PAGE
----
Yes, Benedictine Europe is where Communism began. And it is the only place Communism could actually work. The only place it could actually be productive. And the reason for this is because that Europe was based on the family. And the family is based on love. In the late 400’s, when the Empire’s grip was receding from Western Europe, there was very little love available. Why? Because the Emperor had stolen most of it. And by stealing (taxing) the family to near-death, he had rendered the Empire defenseless. After all, it is one thing to have money to pay the Legions. It is quite another to raise those Legions. And if nobody wanted to join (like the Patricians of Rome) and the Plebes couldn’t afford many (or any) children, then who would you get to defend your Empire? Right-O. You’ve got to hire your enemies. The Barbarians. The Auxiliaries. And you’d better meet the payroll, or heads will roll. Ask Alaric what happens when payday is late.

Anyway, as the Legions drew back towards the new center (Constantinople), this void drew in the Barbarians who were not on the Emperor’s payroll. Or was it the other way around? Well, maybe it’s both? In any event, the vacuum created when the Empire shifted allowed other powers to exercise theirs. And this was to the detriment of the civilized people of the Empire. And the chaos that ensued dissolved the cities, those anchors of civilization, as they were plundered in turn. Which is where Benedict stepped into the breach. He abandoned the wealth that was his (by birth) in his effort to re-establish the root of civilization, the family. And who was he emulating? Aeneas, of course.

What? What do I mean? Well, read The War at Troy by Quintus of Smyrna, and you’ll have a clue. If you knew why Aeneas was saved from death by Calchas, the pagan Greek Seer (his sworn enemy), you’d know why this is supremely important. So let’s review what Calchas said as he stopped his own men from slaying the one good man left in Troy. Never mind the first part of this prophecy, although that too is divinely sublime. Let’s look at the second part of the utterance of Calchas. Here is why he said Aeneas should be spared:

…And let us, in any case, keep our hands away from this man, because in preference to gold and all his other possessions, things that preserve a man when he goes as an exile to a foreign land, in preference to all of this, he has chosen his father and his son. A single night has revealed to us a son marvelously kind to his old father, a noble father marvelously kind to his son. (The War at Troy, Quintus of Smyrna, Combellack’s translation, p. 243.)

And there you have it. Benedict, like Aeneas, decided that he would rather fight to save his family instead of fighting to preserve to rotted Empire. And the gods were in awe of this. Or at the very least, they were forced to yield. Forced? By whom? Well, who’s got that kind of clout? How many guesses do you want?

The result, for Aeneas, was the founding of Rome. And what would become Holy Rome, as this foundation was based on The Family, and not The Force. Benedict did the same as Aeneas. But in his case, being celibate, he grew his family by adopting all the fatherless foundlings of the ebbing Empire. And he did it in the midst of the wilderness. Thus grew the new Rome, the Rome of Christendom that built and ruled Europe for a thousand years. Yes, this is the Europe tourist go to see. Nobody visits the Continent to marvel at the European Central Bank. Benedict’s monasteries became the nexus of the new cities of Europe, peopled by the refugees of both the Plebian orphans and the good Barbarians who despised their own people’s pagan ways.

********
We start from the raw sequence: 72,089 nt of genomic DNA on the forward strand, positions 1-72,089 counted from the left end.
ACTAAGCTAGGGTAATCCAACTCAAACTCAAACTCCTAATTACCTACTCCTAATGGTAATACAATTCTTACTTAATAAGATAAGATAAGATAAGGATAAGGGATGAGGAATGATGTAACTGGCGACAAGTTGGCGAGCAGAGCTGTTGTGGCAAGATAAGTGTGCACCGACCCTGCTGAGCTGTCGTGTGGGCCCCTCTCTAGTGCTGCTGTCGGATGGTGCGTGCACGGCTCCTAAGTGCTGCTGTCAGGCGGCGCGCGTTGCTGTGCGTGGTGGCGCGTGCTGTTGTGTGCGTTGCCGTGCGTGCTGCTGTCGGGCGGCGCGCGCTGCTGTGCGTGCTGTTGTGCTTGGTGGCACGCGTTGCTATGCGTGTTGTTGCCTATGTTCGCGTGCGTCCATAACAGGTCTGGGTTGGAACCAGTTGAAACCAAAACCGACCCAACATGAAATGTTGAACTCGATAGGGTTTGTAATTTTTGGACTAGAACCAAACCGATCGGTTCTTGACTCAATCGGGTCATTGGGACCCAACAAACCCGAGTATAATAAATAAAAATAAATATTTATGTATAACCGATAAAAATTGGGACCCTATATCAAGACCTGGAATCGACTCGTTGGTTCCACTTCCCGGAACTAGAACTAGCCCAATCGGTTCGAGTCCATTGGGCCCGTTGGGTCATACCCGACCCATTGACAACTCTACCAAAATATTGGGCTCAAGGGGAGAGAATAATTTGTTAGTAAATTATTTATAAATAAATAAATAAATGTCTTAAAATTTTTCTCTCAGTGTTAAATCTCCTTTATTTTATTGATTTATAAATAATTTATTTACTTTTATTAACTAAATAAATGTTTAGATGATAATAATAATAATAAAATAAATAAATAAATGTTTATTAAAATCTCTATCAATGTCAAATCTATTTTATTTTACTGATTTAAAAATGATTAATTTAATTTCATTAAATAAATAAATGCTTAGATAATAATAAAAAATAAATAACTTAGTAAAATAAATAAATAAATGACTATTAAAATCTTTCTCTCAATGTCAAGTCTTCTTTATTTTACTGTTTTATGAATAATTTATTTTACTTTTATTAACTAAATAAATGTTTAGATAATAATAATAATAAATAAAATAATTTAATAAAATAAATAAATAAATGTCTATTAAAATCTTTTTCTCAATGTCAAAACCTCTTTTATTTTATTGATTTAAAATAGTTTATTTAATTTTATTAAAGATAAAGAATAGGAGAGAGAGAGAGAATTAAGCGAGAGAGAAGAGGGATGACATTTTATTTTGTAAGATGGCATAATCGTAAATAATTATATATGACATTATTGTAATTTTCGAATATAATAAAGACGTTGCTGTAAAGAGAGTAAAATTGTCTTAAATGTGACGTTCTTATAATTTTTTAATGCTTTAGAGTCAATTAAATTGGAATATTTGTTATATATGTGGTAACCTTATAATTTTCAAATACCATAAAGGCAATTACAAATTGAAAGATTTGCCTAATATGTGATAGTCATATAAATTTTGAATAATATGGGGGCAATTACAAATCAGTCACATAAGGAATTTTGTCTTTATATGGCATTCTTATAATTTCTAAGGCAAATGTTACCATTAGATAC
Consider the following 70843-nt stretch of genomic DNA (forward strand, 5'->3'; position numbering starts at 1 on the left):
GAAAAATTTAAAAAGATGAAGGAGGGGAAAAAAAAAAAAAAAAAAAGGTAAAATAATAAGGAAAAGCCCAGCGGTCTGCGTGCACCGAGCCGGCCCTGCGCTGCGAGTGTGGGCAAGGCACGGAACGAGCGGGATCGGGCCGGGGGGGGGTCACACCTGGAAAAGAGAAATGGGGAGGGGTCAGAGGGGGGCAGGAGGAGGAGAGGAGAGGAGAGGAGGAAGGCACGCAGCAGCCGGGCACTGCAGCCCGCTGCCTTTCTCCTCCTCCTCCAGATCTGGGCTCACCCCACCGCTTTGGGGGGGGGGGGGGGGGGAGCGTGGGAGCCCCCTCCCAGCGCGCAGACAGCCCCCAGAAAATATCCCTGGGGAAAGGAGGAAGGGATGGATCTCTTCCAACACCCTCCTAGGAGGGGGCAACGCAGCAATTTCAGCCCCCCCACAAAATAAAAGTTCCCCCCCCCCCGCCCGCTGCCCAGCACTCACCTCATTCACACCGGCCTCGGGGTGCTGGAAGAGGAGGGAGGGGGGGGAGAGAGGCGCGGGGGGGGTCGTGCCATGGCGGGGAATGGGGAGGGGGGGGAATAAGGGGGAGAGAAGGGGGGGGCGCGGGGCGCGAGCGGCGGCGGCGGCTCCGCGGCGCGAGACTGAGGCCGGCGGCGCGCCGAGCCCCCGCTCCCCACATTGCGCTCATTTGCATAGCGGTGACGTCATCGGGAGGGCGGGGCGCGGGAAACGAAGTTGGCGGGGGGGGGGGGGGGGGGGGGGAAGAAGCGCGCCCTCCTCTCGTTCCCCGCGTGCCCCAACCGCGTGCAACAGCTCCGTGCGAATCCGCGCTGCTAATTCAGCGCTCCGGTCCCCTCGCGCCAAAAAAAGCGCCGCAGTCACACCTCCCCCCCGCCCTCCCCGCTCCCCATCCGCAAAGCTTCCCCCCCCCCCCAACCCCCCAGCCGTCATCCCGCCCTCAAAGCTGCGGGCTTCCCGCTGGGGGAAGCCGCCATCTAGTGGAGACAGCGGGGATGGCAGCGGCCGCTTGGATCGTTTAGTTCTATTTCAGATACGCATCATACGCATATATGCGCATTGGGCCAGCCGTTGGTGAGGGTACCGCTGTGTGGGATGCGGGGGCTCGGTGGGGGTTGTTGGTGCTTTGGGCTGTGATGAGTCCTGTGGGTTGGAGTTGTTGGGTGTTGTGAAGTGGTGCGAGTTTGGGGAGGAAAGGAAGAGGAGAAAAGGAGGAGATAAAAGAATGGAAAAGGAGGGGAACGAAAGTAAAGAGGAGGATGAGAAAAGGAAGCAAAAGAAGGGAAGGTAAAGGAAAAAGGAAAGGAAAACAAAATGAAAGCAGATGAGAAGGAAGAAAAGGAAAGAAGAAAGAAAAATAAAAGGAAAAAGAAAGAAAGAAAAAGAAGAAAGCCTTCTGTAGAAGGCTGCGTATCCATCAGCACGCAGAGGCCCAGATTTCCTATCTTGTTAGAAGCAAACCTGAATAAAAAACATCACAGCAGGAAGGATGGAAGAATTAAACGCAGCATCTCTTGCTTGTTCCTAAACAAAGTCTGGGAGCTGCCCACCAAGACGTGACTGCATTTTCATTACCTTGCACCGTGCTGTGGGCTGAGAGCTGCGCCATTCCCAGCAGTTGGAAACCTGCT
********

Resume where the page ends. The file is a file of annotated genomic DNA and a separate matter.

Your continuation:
What’s this got to do with Communism? Simply everything, Komrade. Because Communism is the approved operating system of The Family. Just ask Karl Marx: ‘From each according to his ability, to each according to his needs‘.

Or ask yourself this: what are the abilities of an infant? And are they vastly outweighed by that same infant’s needs? So here we have the only situation where the disparity between one persons’ work and another person’s need to benefit from the other’s work will be met with approval by all involved, and not jealousy or resentment. What father will give his child a stone when the child asks for bread? If the parents bring the child up rightly, then the child will become a productive adult, and the cycle will repeat itself. And the former child will repay the parent by taking care of them as they age. This system worked for over a thousand years. Forget ObamaCare. Forget Medicare. Forget the State. Only the Church has a moral imperative to treat it’s members as something more than cattle.

Communism is actually a description of how the family should operate. And that by extension, the Church, the Big Family, should (and actually does) operate on this same principle. And all at the local level. Who invented hospitals? Who created orphanages? Who built the universities? None of them were for-profit ventures in their origins. They were built for love, not money. But when you remove the parental love from the equation by substituting The Emperor for the role of The Father, you have removed the one element that will keep envy and jealousy from entering the community equation. We’ll examine this substitution shortly.

How does this small, nuclear example of the family grow to encompass society as a whole? The answer is so simple. It is the concept of The Commons. Eh? You know, the lands owned by the monasteries of Benedict and his men. The lands tamed of Barbarian ways by fierce warrior-monks who would lovingly kill outside malefactors who threatened their larger family. As any good father would. Now these monks never went anywhere, let alone looking for trouble. They didn’t have to. It always found them first. But they never ran from it either. Which is why we call these Priest-Monks by their deserved title of Father. Forget the Emperor. He wants you to fight to protect him. These men will fight to protect you. For free. Why? Because you are their sons and daughters.

(By the bye, I once was associated, loosely, with a bunch of poets. Not by choice, mind you. I was looking for recruits. But these fellows only wanted to talk about love. A passive love, one that never had to act, let alone with force. They said they would gladly die for their wives. Idiots, I said to them. A man must be willing to kill for his wife. Because if he dies for her, the killer gets his wife. Is that what you want, I asked? Is that what she wants? Idiots! Killing is love in action. Yes, we must love our enemies. But that doesn’t mean we shouldn’t kill them when they’re scaling the walls. Later we can have a Mass said for them. By the monks, of course.)